Gardening : Here’s the Real Dirt About Ordering Topsoil : Often what’s needed are amendments to improve what’s in your garden now.

<i> Times Garden Editor </i>

Who do you call when you need good dirt?

Maybe you are sick to death of your garden and the fact that nothing will grow, and you think this is the solution.

Well, most people look under “Topsoil” in the classified pages of the phone book, but topsoil is a much-abused word. It can mean just about anything--some horrible soil that someone else wanted to get rid of or the heavy clay excavated for a swimming pool or (the best possible scenario) a wonderful, weed-free, sandy loam that is a joy to dig in.

Soil amendments, such as peat moss, ground bark or shavings, are also called “topsoil,” and are often sold by the same outfits. Although they are anything but topsoils, these soil amendments are really what you want.


“The first thing I ask anyone who calls is, ‘Do you need to raise the level of the soil?’ ” said Jeff Van Ess of Lewis Topsoil in Los Angeles.

“When you have to make a part of the garden higher, to fill low ground or to fill planter boxes or raised beds . . . is the only time you really need topsoil. The rest of the time what the caller really wants is a soil amendment.”

Both Cost Same

What’s the difference? It’s really very simple, but a lot of homeowners don’t get it: Topsoil is just that--dirt scooped from the ground. Soil amendments are organic or chemical products that improve dirt--make it softer or help it hold water.

There is no difference price-wise if you are buying good topsoil or amendments. Both cost about $30 a cubic yard, plus a delivery charge if you are not near their point of origin.

The best true topsoil is a sandy loam and a reputable topsoil company will provide topsoil that has been ground up and pulverized in a machine so there are no chunks, and they will remove the rocks. They also make sure the soil is weed-free.

Precisely what kind of amendment or topsoil you need depends.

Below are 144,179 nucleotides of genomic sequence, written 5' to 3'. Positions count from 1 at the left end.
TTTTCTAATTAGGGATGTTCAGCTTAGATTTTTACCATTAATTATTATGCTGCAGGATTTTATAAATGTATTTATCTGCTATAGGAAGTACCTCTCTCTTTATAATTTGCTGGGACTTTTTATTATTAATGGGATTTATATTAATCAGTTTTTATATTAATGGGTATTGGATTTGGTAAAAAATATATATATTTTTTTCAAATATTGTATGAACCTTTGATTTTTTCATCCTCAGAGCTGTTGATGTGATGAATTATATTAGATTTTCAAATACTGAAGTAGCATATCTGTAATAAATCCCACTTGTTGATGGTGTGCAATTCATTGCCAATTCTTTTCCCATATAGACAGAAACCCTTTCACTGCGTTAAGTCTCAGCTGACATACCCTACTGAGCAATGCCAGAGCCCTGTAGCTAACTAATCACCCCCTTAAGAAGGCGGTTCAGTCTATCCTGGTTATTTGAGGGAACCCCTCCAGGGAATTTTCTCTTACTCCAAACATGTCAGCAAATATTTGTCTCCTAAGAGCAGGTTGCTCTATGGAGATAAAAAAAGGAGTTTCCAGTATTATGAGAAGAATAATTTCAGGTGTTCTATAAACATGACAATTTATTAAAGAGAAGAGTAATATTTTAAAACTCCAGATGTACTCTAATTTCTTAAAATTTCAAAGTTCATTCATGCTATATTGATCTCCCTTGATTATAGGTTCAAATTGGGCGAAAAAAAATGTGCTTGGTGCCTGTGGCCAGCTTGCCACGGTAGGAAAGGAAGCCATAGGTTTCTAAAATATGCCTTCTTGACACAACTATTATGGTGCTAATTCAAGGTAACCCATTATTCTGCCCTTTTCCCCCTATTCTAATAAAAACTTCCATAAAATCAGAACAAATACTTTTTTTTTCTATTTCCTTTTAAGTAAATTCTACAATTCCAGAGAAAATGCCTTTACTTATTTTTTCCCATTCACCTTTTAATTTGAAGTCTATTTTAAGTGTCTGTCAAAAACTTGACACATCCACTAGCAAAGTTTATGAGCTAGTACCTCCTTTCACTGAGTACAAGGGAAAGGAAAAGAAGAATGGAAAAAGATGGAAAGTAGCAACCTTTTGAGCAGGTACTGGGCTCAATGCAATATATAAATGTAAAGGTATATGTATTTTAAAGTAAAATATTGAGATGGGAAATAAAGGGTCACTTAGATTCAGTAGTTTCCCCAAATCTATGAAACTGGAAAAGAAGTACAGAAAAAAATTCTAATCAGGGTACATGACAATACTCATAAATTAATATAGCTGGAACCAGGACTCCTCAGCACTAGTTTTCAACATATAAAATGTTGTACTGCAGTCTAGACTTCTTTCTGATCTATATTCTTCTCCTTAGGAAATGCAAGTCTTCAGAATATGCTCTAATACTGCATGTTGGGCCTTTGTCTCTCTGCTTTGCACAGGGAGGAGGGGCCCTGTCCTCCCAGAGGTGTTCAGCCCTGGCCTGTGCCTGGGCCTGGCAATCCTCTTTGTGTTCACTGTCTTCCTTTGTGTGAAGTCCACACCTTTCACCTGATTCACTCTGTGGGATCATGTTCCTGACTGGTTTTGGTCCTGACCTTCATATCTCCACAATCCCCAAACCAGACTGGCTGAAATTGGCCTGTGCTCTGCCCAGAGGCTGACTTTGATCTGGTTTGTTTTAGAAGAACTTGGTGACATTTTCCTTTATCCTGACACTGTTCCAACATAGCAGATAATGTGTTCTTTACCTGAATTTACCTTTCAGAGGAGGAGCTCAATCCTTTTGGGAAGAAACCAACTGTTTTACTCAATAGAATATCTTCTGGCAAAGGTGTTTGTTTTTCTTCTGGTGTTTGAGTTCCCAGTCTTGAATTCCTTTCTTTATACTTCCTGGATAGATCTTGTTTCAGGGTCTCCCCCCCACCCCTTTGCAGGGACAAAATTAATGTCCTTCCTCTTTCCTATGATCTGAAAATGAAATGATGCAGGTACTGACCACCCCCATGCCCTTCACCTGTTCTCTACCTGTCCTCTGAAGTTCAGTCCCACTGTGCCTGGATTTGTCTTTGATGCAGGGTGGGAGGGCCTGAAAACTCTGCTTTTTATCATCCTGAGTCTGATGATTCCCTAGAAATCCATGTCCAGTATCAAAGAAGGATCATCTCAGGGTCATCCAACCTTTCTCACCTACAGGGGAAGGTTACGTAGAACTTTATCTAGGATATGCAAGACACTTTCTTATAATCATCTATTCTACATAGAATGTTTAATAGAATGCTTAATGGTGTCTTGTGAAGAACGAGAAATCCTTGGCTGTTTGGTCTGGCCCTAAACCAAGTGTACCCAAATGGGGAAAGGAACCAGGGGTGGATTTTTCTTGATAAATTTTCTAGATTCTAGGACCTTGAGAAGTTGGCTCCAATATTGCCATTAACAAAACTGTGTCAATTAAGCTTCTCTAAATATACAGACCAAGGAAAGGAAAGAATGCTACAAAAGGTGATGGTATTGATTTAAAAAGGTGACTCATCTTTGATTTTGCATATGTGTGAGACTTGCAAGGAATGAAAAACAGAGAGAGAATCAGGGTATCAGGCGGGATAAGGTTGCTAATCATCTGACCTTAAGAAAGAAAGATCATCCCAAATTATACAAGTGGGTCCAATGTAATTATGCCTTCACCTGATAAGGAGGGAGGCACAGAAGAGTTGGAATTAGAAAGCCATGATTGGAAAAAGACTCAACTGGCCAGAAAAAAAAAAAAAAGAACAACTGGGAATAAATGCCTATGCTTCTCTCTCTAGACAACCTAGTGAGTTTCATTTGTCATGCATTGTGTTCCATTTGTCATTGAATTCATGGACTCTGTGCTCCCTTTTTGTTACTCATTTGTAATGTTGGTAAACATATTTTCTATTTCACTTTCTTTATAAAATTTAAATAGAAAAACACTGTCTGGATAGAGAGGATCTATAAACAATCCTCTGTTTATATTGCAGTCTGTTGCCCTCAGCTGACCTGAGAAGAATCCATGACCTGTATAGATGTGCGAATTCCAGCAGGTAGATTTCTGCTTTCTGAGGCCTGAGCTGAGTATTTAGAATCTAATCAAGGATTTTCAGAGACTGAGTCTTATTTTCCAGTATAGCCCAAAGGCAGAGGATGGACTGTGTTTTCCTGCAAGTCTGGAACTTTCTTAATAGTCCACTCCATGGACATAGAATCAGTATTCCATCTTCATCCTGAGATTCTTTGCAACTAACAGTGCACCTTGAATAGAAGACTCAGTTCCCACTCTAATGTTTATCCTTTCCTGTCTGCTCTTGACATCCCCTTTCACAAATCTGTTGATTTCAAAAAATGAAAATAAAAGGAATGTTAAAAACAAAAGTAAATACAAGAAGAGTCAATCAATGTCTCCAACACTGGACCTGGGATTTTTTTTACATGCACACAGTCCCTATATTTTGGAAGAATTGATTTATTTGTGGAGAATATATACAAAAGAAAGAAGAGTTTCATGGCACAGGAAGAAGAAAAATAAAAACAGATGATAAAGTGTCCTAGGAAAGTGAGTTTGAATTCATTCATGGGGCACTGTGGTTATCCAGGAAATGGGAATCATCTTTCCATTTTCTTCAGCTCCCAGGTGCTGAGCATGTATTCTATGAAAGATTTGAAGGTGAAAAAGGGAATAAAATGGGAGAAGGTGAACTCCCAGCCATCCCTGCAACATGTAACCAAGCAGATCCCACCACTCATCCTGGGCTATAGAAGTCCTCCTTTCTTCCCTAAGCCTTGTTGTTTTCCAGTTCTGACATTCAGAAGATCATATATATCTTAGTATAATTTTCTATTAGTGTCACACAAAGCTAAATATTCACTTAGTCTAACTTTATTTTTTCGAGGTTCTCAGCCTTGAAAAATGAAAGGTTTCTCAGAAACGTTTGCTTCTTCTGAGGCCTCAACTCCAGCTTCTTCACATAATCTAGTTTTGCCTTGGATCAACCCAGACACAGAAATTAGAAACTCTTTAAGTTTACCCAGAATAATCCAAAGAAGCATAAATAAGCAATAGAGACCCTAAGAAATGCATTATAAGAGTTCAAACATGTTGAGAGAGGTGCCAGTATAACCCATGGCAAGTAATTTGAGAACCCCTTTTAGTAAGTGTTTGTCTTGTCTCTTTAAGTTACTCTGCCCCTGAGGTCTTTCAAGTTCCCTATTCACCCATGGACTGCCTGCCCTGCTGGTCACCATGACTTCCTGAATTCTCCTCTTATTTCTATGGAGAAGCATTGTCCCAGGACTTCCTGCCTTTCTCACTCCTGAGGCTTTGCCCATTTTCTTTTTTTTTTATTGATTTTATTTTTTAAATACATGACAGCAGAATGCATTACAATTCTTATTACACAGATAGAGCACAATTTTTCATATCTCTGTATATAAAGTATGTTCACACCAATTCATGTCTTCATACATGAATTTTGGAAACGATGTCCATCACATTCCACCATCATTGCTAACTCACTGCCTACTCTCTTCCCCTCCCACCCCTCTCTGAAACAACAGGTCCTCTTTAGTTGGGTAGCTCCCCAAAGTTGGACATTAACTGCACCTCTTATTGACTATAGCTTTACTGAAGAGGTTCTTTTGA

“We always ask what their soil is like and what they are going to plant,” said Bernie White of White Topsoil.

Hold Water, Fertilizer

If you are going to plant something woodsy, such as azaleas or ferns, you need to add lots of soil amendment because these plants like a porous soil full of organic matter, like the leaf litter found on a forest floor.

You may also want to add lots of amendment in a very sandy soil because organic amendments help hold onto water and fertilizer that otherwise would wash right through the sand.

In an average clay soil you may want to add sand to keep the surface from caking, and you certainly want to add organic amendments and gypsum, a powdery white mineral that helps keep a clay soil from getting too heavy and dense. Gypsum physically separates the soil particles.

There are lots of ways to go, given that there are so many kinds of soil, situations and plants.

Variety of Mixes

“We have over 500 different mixes, from super-lightweight mixes that can go in planters on rooftops or balconies, to special azalea mixes,” White said. They even have a special soil mix for those who want to grow cactus and succulents, which will quickly rot in a normal clay soil.

“But certainly there must be some average recommendation?” he was asked.

“Well, if you have a typical clay soil, do not need to raise the level of the garden and are just growing ordinary garden flowers and shrubs, we would probably recommend adding a 2-inch-high layer of redwood and fir shavings, which have been nitrolized, plus some gypsum. “If you needed to add a 2-inch layer over 1,000 square feet, you would need 6 yards of material, which is about one truck load” is Lewis Topsoil’s reply to this broad question.

Of course, you don’t just spread this on top and plant. You must till it into the soil with a power rotary tiller, which can be rented. That even goes for topsoil. It too must be tilled in so there is no abrupt line between old soil and new, which would repel water and roots.

Robbed of Nitrogen

What are “nitrolized” shavings? Wood byproducts such as sawdust or shavings that have not been thoroughly composted, will rob the soil of nitrogen, that all-important fertilizer element. To prevent this, the topsoil companies can add nitrogen to the product, so it is readily available to aid decomposition. Be sure to ask if amendments have been nitrolized or have had nitrogen added.

These organic amendments can also be bought by the bag at nurseries or you can bag it yourself at building or garden supply stores, but getting a truckload at a time offers considerable savings. By the truckload, it costs about half what it does by the bag.

At this time of year, the very beginning of the fall planting season--our best planting season--you may be contemplating major changes and replanting and a truck load of organic amendments will make a tremendous difference in your soil. Be sure you have a wheelbarrow to cart it around and a place to store it until you use it up. A truckload makes a very big pile.